Written by Natalie Dennis, Mizzou student
Edited by Zack Hohenstein, E23 Digital Director

Spoilers Below

“Joker” (2019), directed by Todd Phillips, brings new insight to a notorious villain. The film allows for an inside look and new perspective to Joker’s pure madness and insanity. Joaquin Phoenix portrays Arthur Peck, a struggling clown for hire with aspirations of becoming a stand up comedian. As every minute passes, the audience pulls back more of the curtain to the reality, or potential reality, of Arthur’s life. To me, Phillips’ film is a staircase of emotion from start to finish, and leaves nothing but room for interpretation. 

Let’s start with the cinematography. It is unlike anything I’ve seen in recent years in a commercial production. The artistic style and attention to detail is evident in every scene. The opening scene alone reveals the personal story Arthur is about to share as he pulls his face into a smile so hard a tear falls, face painted with clown makeup. Not only does this imply how naturally unhappy Arthur is, but how far he’s willing to go to convince someone that he is. The intimate camerawork captures moments like these throughout the film. Observing his mental state deteriorate is something to appreciate in a filmmaking sense. Having an inside look at how Arthur sees his day to day interactions, how he feels himself reacting and what he wishes he could do is truly unique. The implication and uncertainty in this film constantly kept me on my toes, as a proper psychological thriller should. 

I think the “Bathroom Dance” scene was a modern day cinematic masterpiece. We are exposed to Peck in the immediate aftermath of him killing three innocent men. In what should be a nightmare, Arthur is disturbingly relieved. Even when “Joker” allows us to see Peck in his most vulnerable moments, he seems most happy in utter chaos. With his hands pressed to the door, Arthur finally relaxes. As the camera pans down, we see his feet cross as he begins to dance. The eery, orchestratic music flows perfectly with his slow motions. I interpreted this scene as Arthur expressing the closest thing to happiness he can feel, as he finally identifies himself as a villain. The dance serves as a true turning point in the film. Arms spread wide with pride, he finally sees who he is. The emotion in this scene feels intended, and insanely precise and precisely insane. To discover Phoenix and Phillips deviated from the script moments before the scene was shot makes the scene all the more intense, and chilling. Phoenix’s unadulterated emotion breaks through in a way that brings actor and character together to elevate the film. 

The use of stairs alone makes this film one I’ll remember. Through only two shots, Phillips illustrates Arthur’s mindnumbing routine of trekking up the stairs on his way to care for his nearly-senile mother.  The tilting camera angle and music do a powerful job depicting the weight he carries as he ascends up the stairs, and how truly miserable he is. However, to use the only shot of him going down the stairs with the infamous “Rock and Roll Part II” by Gary Glitter playing, presumably playing in his head as well, shows the physical and mental change Arthur is feeling. With the death of his mother, Arthur feels relieved as he expresses his true self. Arthur, hair dyed and face painted, strides down the stairs nailing every beat to the song as triumph overpowers him. This scene stands out as we truly see the Joker coming to light. His freedom of expression and release through the music is something the audience can connect with as we can feel the music inside him.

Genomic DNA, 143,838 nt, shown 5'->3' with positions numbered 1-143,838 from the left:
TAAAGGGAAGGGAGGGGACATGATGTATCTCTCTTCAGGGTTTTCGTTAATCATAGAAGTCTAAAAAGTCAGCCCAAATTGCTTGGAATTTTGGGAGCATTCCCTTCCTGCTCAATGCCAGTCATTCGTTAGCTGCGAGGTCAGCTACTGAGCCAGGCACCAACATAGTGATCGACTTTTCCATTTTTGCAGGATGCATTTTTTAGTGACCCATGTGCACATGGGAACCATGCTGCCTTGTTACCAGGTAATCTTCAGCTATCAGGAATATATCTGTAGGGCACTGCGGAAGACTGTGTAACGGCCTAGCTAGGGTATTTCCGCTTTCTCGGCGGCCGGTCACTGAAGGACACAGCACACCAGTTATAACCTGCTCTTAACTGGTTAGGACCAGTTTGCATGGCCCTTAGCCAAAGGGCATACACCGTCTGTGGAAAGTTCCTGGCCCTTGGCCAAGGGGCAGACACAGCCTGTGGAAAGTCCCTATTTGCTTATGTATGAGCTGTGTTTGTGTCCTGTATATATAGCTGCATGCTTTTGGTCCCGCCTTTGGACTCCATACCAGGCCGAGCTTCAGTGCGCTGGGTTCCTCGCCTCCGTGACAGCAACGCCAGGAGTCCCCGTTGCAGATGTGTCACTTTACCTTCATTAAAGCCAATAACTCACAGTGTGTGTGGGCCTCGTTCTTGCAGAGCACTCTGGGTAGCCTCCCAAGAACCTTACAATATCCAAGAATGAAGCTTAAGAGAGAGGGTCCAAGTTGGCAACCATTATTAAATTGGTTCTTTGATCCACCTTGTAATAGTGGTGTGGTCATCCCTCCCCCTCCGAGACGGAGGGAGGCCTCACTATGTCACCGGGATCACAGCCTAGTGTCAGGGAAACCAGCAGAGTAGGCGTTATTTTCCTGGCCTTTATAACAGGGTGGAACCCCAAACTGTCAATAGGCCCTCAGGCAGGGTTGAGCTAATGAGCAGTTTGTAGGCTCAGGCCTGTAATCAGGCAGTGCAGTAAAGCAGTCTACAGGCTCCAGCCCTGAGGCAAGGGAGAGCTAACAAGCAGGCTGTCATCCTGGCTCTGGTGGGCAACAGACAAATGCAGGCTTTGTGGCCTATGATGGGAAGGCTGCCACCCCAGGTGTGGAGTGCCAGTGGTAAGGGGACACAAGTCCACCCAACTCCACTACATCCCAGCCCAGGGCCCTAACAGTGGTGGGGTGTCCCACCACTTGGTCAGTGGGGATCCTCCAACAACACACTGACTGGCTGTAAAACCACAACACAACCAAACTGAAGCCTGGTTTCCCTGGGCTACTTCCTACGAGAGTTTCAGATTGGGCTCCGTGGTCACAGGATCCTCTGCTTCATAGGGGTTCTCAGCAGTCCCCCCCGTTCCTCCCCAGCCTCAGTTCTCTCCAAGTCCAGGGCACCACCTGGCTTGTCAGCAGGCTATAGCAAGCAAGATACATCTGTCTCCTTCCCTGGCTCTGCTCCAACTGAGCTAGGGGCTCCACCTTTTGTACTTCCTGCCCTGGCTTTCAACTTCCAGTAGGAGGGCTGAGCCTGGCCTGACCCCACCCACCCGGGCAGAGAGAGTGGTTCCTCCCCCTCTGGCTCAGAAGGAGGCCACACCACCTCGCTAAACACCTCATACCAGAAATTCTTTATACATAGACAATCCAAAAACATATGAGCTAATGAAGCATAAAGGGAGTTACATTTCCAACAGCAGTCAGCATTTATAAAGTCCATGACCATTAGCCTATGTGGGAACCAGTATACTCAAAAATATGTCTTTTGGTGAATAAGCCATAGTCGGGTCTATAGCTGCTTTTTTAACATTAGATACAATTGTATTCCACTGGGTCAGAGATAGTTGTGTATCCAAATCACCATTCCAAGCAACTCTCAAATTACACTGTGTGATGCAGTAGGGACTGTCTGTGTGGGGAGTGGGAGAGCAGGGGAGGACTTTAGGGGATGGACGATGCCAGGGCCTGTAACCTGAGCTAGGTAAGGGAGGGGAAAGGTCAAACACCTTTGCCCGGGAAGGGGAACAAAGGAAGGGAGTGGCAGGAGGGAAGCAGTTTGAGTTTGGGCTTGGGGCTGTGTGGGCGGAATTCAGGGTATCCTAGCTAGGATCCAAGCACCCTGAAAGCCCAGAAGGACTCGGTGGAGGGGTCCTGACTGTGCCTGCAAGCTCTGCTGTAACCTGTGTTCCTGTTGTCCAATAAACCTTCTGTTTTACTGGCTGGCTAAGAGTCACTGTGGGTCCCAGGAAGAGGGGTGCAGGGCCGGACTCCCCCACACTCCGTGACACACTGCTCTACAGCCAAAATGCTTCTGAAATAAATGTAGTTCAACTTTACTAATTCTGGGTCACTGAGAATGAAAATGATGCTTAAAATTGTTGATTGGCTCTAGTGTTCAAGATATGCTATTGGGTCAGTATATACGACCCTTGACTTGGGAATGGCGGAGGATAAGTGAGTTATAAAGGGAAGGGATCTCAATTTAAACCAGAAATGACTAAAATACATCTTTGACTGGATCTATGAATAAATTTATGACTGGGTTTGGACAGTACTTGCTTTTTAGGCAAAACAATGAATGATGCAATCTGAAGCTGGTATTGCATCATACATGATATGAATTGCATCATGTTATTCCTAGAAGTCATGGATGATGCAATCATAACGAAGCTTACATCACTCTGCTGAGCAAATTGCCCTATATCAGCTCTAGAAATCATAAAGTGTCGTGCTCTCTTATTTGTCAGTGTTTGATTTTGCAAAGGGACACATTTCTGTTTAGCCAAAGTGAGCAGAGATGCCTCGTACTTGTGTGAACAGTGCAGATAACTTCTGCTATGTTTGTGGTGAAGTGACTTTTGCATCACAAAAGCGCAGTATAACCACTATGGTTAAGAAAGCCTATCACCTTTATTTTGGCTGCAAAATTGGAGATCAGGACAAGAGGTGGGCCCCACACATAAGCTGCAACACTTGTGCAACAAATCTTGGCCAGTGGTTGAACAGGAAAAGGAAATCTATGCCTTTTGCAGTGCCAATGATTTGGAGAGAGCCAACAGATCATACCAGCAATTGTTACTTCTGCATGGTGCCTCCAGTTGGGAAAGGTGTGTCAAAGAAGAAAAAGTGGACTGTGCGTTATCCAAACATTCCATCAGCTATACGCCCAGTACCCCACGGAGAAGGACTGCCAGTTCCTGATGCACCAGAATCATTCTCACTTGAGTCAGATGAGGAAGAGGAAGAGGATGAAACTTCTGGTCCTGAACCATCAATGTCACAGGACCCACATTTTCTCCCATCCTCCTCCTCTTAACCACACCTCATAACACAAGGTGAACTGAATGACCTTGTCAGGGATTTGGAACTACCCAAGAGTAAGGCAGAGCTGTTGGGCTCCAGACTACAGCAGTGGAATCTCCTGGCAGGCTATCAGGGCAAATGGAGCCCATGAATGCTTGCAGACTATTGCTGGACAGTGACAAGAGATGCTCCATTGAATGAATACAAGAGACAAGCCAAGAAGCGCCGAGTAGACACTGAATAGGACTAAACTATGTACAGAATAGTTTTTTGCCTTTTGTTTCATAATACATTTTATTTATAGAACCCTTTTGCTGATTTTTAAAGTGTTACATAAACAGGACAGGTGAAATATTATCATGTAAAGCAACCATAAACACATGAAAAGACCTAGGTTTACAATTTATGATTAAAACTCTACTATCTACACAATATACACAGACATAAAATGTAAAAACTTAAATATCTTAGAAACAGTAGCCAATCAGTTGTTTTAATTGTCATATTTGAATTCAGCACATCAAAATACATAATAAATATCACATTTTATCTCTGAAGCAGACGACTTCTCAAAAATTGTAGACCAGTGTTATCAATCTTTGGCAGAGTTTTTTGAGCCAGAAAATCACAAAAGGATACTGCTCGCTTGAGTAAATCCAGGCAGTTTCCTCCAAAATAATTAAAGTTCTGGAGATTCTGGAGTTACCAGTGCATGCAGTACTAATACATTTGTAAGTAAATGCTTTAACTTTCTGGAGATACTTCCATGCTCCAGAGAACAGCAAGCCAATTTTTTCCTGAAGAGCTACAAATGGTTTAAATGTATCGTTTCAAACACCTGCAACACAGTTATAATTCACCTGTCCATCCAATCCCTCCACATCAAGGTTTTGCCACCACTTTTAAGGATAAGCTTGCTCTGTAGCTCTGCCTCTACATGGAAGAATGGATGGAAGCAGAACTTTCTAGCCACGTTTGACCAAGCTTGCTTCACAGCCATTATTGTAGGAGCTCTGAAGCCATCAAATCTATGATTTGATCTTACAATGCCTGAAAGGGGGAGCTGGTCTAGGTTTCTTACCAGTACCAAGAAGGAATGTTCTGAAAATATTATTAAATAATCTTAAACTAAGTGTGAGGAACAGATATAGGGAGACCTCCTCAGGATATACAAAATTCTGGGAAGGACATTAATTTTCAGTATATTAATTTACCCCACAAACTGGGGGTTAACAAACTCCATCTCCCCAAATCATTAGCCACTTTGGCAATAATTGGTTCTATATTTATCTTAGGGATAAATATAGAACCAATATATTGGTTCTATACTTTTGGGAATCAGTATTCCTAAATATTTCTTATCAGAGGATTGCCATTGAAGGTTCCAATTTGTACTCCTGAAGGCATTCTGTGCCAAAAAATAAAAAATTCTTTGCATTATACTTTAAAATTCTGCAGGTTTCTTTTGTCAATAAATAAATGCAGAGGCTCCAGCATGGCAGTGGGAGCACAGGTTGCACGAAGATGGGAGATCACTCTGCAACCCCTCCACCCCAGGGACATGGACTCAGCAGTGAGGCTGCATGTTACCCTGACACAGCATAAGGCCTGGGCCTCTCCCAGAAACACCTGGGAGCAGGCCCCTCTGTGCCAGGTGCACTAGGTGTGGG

This film does a lot with open interpretation. The lines blur of what is real and not real in this story, as we are following an unreliable narrator. While I find this to be what makes this film such an experience and impactful story, it’s easy to understand how some audience members may become frustrated with the lack of definitiveness. While clarity in a story is important, a mysterious storyline works perfectly for this character. Arthur is just as confused about what is real and what isn’t to him. We’re just joining him for the ride.

Amongst being cut off from therapy, Arthur is also cut off from his medications. Already an unreliable narrator, anything Arthur does can easily be argued as a hallucination, or what he fantasizes his life to be. With the closing scene, he laughs hysterically as the nurse asks what is so funny. While he replies he was thinking of a joke, she asks if she could hear it. Arthur simply replies, “You wouldn’t get it.” This powerful line not only implies the mental disconnect he feels from society as a whole, but that she couldn’t possibly understand the story we had just been told. As “That’s Life” by Frank Sinatra plays, the movie comes to an eerily satisfying close. As he lip syncs to the song we are hearing, we can see his now fully developed character.

“Joker” is a unique, personal look at the mind of a mentally ill villain, and allows the viewer to connect with him in a new way. Joaquin Phoenix demands the audience’s attention from start to finish, and never fails to be the utmost brilliant in performance. I fell in love with this film the moment it first started, and every run I’ve seen of it. It challenges the audience to listen to him and understand his side while not necessarily identifying with it. I find it holds the qualities of a beautifully developed, artistic film. I enjoy the mental spin and psychological twists the film provided, rather than being gore-oriented. This film is for film-goers that appreciate a film intended for individual interpretation and I wouldn’t be surprised to see it get recognition come awards season.

Time to put on a happy face.

Rating: 4.5/5

 

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